What advice can you share for entrepreneurs on partnering with the right investors?

When partnering with the right investor, it’s more about having an honest conversation about what they expect in terms of a return on their investment, how fast they want it, and how much control they expect to have in the business. Then it’s making sure that you have a skilled lawyer to put those terms into contracts so that there’s little misunderstanding down the road. Most small businesses don’t need investors. What they really need is access to capital, customer acquisition and retention process, a deep understanding of how it works for their own business, and how to scale that into a six and seven-figure in sales with a healthy profit. The TV and social media world have made angel investors and venture capital funding sexy without telling how much stress it puts on founders, and how much it costs financially. At a minimum, make sure your investor is bringing something to the table other than money because if your company is successful, that investor capital you took in exchange for your equity will end up being the most expensive type of capital you’ve ever taken.

What is your #1 piece of financial advice for new entrepreneurs?

Make your move, learn from your mistakes, and trust the process. How much you raise in funding is nowhere near as valuable as what you learn along the way. And while helping women get access to funding is rewarding and an accomplishment in itself, it’s far more exciting to help them use that capital to create real sustainable six-to-seven-figure businesses that change their lives, their families’ lives, and their futures. We love to be the catalyst and support system for more women understanding the complete cycle of entrepreneurship. Getting funding is truly just the first step.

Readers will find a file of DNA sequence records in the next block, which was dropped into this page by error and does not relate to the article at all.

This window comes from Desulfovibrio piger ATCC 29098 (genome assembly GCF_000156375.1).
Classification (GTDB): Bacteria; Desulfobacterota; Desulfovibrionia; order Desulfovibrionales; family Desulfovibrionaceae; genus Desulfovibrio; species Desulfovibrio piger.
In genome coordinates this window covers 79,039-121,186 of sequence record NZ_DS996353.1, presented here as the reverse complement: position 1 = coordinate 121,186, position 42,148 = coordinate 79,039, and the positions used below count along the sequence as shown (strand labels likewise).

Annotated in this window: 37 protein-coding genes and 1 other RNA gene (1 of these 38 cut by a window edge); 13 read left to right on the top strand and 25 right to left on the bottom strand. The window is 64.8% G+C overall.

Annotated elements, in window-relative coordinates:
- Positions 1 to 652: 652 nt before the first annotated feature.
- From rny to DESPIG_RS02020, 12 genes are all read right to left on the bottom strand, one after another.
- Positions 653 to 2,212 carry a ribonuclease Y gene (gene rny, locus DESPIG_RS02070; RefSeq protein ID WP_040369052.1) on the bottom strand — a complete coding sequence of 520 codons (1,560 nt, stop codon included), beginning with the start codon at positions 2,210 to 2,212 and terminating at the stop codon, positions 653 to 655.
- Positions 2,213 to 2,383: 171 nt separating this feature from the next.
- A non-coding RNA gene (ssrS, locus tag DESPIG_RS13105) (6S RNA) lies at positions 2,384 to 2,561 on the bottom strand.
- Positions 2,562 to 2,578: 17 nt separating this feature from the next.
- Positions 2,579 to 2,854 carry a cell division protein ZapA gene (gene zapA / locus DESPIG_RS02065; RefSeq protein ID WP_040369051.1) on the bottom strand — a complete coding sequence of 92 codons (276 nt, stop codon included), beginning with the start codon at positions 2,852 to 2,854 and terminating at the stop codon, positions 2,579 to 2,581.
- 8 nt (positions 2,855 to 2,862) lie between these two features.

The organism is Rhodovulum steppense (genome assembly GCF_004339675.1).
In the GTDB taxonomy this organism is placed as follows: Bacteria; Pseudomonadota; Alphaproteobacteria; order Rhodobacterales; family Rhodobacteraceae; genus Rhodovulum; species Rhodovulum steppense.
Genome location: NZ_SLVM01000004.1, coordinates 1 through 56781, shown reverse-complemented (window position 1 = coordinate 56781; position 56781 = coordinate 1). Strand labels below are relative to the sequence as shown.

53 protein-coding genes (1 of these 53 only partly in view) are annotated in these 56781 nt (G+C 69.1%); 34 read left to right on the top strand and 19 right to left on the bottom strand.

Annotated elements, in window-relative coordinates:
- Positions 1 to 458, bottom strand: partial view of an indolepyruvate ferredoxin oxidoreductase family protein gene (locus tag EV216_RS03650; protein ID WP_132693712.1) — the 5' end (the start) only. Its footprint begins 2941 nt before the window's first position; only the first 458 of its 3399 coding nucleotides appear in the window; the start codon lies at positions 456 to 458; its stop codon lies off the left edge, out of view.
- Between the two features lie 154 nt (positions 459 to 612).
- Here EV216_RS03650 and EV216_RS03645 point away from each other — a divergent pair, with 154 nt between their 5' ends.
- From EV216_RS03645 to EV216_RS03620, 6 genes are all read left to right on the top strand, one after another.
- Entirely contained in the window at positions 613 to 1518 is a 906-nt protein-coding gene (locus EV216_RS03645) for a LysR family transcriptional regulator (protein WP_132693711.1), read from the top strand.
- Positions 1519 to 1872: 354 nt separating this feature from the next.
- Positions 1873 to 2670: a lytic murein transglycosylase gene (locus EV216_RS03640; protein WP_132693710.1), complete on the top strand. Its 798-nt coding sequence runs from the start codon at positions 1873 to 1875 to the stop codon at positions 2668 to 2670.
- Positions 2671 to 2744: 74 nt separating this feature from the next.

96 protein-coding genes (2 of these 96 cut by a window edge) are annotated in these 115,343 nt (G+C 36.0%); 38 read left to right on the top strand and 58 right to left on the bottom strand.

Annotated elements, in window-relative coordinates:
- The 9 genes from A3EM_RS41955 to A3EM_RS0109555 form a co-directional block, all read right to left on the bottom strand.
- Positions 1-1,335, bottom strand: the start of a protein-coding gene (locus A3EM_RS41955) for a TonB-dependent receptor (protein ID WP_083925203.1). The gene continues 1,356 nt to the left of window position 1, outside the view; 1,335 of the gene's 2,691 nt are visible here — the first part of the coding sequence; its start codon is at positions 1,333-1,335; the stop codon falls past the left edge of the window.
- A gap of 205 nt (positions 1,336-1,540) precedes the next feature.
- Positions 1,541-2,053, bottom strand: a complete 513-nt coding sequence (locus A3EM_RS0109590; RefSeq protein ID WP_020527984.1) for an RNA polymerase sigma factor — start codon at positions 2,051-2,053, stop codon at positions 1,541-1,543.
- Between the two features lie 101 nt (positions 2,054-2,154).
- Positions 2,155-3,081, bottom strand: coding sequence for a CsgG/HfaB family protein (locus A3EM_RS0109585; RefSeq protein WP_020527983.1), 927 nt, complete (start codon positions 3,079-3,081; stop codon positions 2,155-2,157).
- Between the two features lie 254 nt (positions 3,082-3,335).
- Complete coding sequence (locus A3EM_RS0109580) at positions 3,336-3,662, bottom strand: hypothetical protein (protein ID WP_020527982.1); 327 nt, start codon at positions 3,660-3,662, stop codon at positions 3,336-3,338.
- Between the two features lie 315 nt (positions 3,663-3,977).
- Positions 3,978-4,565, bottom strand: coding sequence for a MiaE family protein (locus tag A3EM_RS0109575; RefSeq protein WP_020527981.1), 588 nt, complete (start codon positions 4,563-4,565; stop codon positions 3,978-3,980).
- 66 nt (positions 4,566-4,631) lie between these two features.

Elizabeth Edwards, Managing Partner, H Venture Partners

How do you choose which businesses to fund? What do you look for in a business and/or an entrepreneur?

We’re looking for next-generation, iconic consumer brands that we can help scale from $0 or $5 million in revenue to $10 or $50 million in revenue within a handful of years. These are products in your home that you use every day, like your Peloton bike, baby food, or skincare. We look for brands that are fundamental to life, better for human health, and better for the environment, and we like to support underrepresented founders and consumer groups of all kinds. 

In particular, we also like businesses that have one or more of the following in the business model: superior products, scientifically-proven claims, intellectual property, network effect, owned channels, the convergence of media/retail/brand. We tend to lean towards inclusive brands vs. exclusive, and we’re particularly strong with omnichannel brands that are going to ultimately scale in retail.

What are three crucial elements everyone should include in a pitch deck when raising money and why?

The pitch uses a combination of stats, calculations, product photos, and charts to tell the following story: 

What are some of the most common mistakes people make when raising money and how can others avoid these mistakes?

Not using DocSend is a common mistake; it’s industry standard in venture capital, and anyone who tells you otherwise is suspect. There was a Twitter controversy over this not long ago, but as Ronald Regan said, “Trust but verify.”  There are a lot of thoughtless (or bad) actors out there, who will forward your deck on without thinking – because it’s not their business, it’s yours. If you’re sending your business plan to strangers, DocSend is a good way to track and control it. If you are sending it to a current investor in your company, go ahead and bury them in PDFs of decks and attachments. But there’s no reason to do that with strangers.

What advice can you share for entrepreneurs on partnering with the right investors?